Pilgrim Pathways: Notes for a Diaspora People

Incarnational Discipleship

Pentecostal Passion: A Poem by Ken Sehested

My friend, Rev. Ken Sehested, is a bit of an odd duck. (No wonder we’re friends. 🙂 ) A Texas Baptist by conviction and upbringing, he swam upstream enough to quit football when a student at Baylor so that he could devote more time to his studies! (A male athlete voluntarily quitting FOOTBALL–the REAL dominant religion of the South–in order to be more studious is unheard of in the South. In Texas, the debate would be over whether to call in the psychiatrists or begin a heresy trial!) He then bucked tradition further by studying for the ministry NOT in one of the six Southern Baptist seminaries, but in the ecumenical Union Theological Seminary, a school with a reputation for liberalism in that most un-Southern of places, NEW YORK CITY! He not only married a woman minister (Rev. Nancy Hastings Sehested), but put her calling first–moving to her pastoral placements in Atlanta, then Memphis, and, finally, Asheville, SC.  Ken was the founding Director of the Baptist Peace Fellowship of North America and led that fine organization for two decades. Today, is one third of a co-equal pastoral team (along with Joyce Hollyday and Nancy Hastings Sehested) of the ecumenical congregation, Circle of Mercy, in Asheville, NC–a self-declared peace church jointly affiliated with the United Church of Christ and the Alliance of Baptists.  Ken is also a poet and writer on theologically-related topics.  This poem of Ken’s was inspired by his study of Ezekiel 34:1-14; Acts 2:17; Romans 8:22.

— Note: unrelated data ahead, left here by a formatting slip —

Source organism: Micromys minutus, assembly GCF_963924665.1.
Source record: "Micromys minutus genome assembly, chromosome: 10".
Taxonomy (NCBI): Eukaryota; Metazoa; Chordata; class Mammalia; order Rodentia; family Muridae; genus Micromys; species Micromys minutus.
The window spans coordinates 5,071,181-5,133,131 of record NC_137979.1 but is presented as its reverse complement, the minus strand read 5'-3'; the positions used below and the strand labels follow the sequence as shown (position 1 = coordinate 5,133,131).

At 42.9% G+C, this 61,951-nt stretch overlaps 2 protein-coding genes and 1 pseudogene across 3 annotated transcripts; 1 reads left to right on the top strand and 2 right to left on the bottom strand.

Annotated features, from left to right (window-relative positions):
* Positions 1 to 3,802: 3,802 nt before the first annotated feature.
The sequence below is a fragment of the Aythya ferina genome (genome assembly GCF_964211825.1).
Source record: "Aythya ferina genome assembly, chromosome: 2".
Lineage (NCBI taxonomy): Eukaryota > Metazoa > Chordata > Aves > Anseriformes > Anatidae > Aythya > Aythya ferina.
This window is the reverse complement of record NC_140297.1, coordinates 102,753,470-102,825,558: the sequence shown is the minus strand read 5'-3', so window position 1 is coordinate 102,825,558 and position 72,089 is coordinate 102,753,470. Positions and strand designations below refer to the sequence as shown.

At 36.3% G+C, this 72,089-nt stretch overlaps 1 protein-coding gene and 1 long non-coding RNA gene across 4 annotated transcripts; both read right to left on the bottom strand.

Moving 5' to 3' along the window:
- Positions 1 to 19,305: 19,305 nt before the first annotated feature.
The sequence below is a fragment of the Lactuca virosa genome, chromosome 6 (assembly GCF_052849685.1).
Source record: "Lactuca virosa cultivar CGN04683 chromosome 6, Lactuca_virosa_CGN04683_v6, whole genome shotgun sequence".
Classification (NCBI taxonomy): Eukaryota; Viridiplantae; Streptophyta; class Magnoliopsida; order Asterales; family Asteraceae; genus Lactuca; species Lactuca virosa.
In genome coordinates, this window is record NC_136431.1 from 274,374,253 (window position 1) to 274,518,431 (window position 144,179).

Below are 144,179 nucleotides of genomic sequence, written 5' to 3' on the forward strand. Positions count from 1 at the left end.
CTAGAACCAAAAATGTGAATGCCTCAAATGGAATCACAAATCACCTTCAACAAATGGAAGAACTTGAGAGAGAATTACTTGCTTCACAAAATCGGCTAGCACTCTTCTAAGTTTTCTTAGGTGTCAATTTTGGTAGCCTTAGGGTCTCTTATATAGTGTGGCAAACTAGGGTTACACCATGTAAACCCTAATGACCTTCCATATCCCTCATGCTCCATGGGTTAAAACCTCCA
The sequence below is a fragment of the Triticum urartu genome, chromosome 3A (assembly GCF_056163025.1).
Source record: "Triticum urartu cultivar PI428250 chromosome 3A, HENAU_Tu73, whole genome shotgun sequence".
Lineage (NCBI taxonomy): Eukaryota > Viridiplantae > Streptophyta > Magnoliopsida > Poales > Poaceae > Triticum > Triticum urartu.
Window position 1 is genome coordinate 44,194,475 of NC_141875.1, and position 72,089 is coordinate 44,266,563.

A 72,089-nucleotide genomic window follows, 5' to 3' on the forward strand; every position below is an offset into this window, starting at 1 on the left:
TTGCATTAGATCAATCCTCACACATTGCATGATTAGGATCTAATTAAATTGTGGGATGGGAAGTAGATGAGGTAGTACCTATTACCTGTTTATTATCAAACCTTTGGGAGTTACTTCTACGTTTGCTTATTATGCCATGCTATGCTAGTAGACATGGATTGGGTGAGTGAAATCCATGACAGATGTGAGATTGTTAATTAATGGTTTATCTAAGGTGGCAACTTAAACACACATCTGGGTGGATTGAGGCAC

Pentecostal Passion

Pentecostal power has little to do with

exaggerated religious emotion. But

such power, when granted,

has everything to do

with passion, with conviction.

It’s not your head that

you lose4–it’s your heart,

which falls head-over-heals

in love with the vision of dry bones

re-sinewed and aspired to life.

When such power erupts, they

probably will call you crazy.

“Have you lost your mind?!”

Yes, we will say, because

these days the mind has

become acclimated to a culture

of war; has become inured to

the ravages of poverty in a culture

of obesity; has become numb

to ecological wreckage.

When Pentecostal power erupts, all

heaven’s gonna break loose.

The boundaries will be compromised;

barriers will be broken; and

borders will be breached.

Economies of privilege will be fractured

and the politics of enmity will be impeached.

The revenge of the Beloved is the

reversal of Babel’s bequest.

“I will pour out my Spirit,”

says the LORD; Poured out

not for escape to another

world beyond the sky but

here, amid the dust. Poured out

not on disembodied spirits but

“upon all flesh.”  It is to the

agony of abandonment that Heaven

is aroused.  Queer the One Who

fashions a future for the disfavored.

The groaning of creation is both

an ache and an assurance.  We

dare not insulate ourselves from

the one, lest we be deafened to

the other.  Birth is at work.

Though the labor is prolonged,

provision is tendered.

Pentecostal power is the wherewithal

by which we wager our lives on

the surety of this promise.


Ken Sehested

August 13, 2011 - Posted by | Biblical interpretation, liturgy, peace, Pentecost, poetry, worship

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